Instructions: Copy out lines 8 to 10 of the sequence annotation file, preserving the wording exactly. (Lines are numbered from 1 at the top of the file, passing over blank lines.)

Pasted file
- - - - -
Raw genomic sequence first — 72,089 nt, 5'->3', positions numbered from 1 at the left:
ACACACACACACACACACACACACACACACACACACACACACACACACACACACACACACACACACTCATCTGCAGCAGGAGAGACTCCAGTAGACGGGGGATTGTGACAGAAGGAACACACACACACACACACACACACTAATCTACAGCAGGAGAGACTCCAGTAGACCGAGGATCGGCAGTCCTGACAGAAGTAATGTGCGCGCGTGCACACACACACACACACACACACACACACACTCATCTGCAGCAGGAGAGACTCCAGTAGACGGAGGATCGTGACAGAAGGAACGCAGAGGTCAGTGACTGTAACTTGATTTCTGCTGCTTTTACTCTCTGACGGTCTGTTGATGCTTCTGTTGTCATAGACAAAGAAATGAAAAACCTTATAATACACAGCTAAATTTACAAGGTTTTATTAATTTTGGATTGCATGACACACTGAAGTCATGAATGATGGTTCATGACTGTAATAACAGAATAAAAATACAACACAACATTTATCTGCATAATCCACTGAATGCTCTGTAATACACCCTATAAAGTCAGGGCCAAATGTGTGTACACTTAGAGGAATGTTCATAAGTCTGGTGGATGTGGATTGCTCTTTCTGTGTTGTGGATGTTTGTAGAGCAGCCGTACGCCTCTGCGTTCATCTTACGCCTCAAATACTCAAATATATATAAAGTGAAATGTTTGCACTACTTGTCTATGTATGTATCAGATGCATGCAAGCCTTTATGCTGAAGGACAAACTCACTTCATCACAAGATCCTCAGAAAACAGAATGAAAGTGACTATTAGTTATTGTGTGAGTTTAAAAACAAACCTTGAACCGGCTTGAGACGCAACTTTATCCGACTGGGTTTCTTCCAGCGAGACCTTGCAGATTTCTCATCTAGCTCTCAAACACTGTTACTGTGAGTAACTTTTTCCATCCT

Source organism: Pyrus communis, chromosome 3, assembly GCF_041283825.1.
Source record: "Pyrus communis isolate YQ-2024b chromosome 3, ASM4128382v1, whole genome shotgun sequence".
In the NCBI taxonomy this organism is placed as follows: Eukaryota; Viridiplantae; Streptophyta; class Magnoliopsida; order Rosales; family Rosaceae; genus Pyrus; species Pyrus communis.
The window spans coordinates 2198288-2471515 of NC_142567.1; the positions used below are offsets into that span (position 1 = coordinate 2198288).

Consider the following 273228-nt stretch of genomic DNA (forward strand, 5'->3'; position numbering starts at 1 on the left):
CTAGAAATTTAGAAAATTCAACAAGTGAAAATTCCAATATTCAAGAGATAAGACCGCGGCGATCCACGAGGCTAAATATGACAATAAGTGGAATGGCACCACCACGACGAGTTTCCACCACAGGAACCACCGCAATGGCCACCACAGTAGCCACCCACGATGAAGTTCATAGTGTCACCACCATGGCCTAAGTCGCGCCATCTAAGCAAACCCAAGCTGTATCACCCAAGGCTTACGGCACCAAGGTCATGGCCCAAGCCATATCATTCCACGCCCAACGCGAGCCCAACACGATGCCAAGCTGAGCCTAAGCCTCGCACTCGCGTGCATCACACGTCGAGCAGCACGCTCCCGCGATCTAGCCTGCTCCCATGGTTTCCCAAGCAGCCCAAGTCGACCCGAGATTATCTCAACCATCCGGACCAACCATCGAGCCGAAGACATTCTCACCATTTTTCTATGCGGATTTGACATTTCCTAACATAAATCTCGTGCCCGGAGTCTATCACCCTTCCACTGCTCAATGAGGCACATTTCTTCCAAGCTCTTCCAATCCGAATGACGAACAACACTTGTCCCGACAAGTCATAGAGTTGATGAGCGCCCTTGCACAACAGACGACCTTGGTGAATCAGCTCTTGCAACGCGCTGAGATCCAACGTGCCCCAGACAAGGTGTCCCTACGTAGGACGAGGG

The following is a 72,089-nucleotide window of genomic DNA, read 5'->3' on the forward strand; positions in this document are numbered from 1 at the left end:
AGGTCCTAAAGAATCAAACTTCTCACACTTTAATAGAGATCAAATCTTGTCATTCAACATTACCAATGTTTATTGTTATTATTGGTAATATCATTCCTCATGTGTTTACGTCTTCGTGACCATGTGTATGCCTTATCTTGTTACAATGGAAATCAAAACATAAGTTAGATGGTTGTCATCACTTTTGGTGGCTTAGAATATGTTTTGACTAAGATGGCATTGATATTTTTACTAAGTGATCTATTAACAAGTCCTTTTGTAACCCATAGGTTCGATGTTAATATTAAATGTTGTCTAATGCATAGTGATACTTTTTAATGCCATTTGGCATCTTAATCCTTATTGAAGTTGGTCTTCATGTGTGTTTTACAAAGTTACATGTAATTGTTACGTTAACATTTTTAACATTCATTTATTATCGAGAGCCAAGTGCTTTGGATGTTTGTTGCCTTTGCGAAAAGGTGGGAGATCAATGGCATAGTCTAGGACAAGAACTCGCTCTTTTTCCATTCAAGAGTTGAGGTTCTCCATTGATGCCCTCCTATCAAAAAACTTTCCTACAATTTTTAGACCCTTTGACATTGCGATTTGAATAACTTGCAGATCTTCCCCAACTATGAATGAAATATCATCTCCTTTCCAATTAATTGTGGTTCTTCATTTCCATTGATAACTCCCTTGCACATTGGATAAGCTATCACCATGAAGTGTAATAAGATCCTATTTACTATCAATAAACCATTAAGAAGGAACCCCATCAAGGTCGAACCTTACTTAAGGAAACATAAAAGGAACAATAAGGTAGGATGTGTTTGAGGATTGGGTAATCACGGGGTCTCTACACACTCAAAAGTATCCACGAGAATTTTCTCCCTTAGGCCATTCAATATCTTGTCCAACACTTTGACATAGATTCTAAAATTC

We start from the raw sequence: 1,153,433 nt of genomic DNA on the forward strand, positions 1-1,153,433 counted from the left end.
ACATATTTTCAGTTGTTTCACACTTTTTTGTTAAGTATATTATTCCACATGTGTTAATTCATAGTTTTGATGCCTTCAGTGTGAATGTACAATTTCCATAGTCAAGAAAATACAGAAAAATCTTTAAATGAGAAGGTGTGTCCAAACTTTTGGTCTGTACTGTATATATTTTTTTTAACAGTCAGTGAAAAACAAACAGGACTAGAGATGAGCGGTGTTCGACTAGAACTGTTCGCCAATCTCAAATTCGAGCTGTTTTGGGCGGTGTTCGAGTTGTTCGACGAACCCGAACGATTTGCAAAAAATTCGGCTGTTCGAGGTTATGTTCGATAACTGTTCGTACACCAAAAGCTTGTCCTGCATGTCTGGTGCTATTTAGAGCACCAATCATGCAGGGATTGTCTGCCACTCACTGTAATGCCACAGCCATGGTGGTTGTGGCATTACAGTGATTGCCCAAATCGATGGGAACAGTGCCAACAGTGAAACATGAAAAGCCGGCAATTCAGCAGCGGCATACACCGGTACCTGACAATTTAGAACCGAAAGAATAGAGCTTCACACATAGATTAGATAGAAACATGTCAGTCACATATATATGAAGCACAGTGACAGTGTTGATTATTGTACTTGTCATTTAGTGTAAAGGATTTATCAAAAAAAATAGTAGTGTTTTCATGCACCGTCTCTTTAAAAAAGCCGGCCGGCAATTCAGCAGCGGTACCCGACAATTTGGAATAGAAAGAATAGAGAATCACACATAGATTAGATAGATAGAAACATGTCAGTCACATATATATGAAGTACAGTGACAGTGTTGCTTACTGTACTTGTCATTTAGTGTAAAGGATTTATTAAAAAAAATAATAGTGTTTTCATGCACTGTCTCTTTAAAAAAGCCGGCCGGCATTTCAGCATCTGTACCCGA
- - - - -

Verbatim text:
CTAGAAATTTAGAAAATTCAACAAGTGAAAATTCCAATATTCAAGAGATAAGACCGCGGCGATCCACGAGGCTAAATATGACAATAAGTGGAATGGCACCACCACGACGAGTTTCCACCACAGGAACCACCGCAATGGCCACCACAGTAGCCACCCACGATGAAGTTCATAGTGTCACCACCATGGCCTAAGTCGCGCCATCTAAGCAAACCCAAGCTGTATCACCCAAGGCTTACGGCACCAAGGTCATGGCCCAAGCCATATCATTCCACGCCCAACGCGAGCCCAACACGATGCCAAGCTGAGCCTAAGCCTCGCACTCGCGTGCATCACACGTCGAGCAGCACGCTCCCGCGATCTAGCCTGCTCCCATGGTTTCCCAAGCAGCCCAAGTCGACCCGAGATTATCTCAACCATCCGGACCAACCATCGAGCCGAAGACATTCTCACCATTTTTCTATGCGGATTTGACATTTCCTAACATAAATCTCGTGCCCGGAGTCTATCACCCTTCCACTGCTCAATGAGGCACATTTCTTCCAAGCTCTTCCAATCCGAATGACGAACAACACTTGTCCCGACAAGTCATAGAGTTGATGAGCGCCCTTGCACAACAGACGACCTTGGTGAATCAGCTCTTGCAACGCGCTGAGATCCAACGTGCCCCAGACAAGGTGTCCCTACGTAGGACGAGGG

The following is a 72,089-nucleotide window of genomic DNA, read 5'->3' on the forward strand; positions in this document are numbered from 1 at the left end:
AGGTCCTAAAGAATCAAACTTCTCACACTTTAATAGAGATCAAATCTTGTCATTCAACATTACCAATGTTTATTGTTATTATTGGTAATATCATTCCTCATGTGTTTACGTCTTCGTGACCATGTGTATGCCTTATCTTGTTACAATGGAAATCAAAACATAAGTTAGATGGTTGTCATCACTTTTGGTGGCTTAGAATATGTTTTGACTAAGATGGCATTGATATTTTTACTAAGTGATCTATTAACAAGTCCTTTTGTAACCCATAGGTTCGATGTTAATATTAAATGTTGTCTAATGCATAGTGATACTTTTTAATGCCATTTGGCATCTTAATCCTTATTGAAGTTGGTCTTCATGTGTGTTTTACAAAGTTACATGTAATTGTTACGTTAACATTTTTAACATTCATTTATTATCGAGAGCCAAGTGCTTTGGATGTTTGTTGCCTTTGCGAAAAGGTGGGAGATCAATGGCATAGTCTAGGACAAGAACTCGCTCTTTTTCCATTCAAGAGTTGAGGTTCTCCATTGATGCCCTCCTATCAAAAAACTTTCCTACAATTTTTAGACCCTTTGACATTGCGATTTGAATAACTTGCAGATCTTCCCCAACTATGAATGAAATATCATCTCCTTTCCAATTAATTGTGGTTCTTCATTTCCATTGATAACTCCCTTGCACATTGGATAAGCTATCACCATGAAGTGTAATAAGATCCTATTTACTATCAATAAACCATTAAGAAGGAACCCCATCAAGGTCGAACCTTACTTAAGGAAACATAAAAGGAACAATAAGGTAGGATGTGTTTGAGGATTGGGTAATCACGGGGTCTCTACACACTCAAAAGTATCCACGAGAATTTTCTCCCTTAGGCCATTCAATATCTTGTCCAACACTTTGACATAGATTCTAAAATTC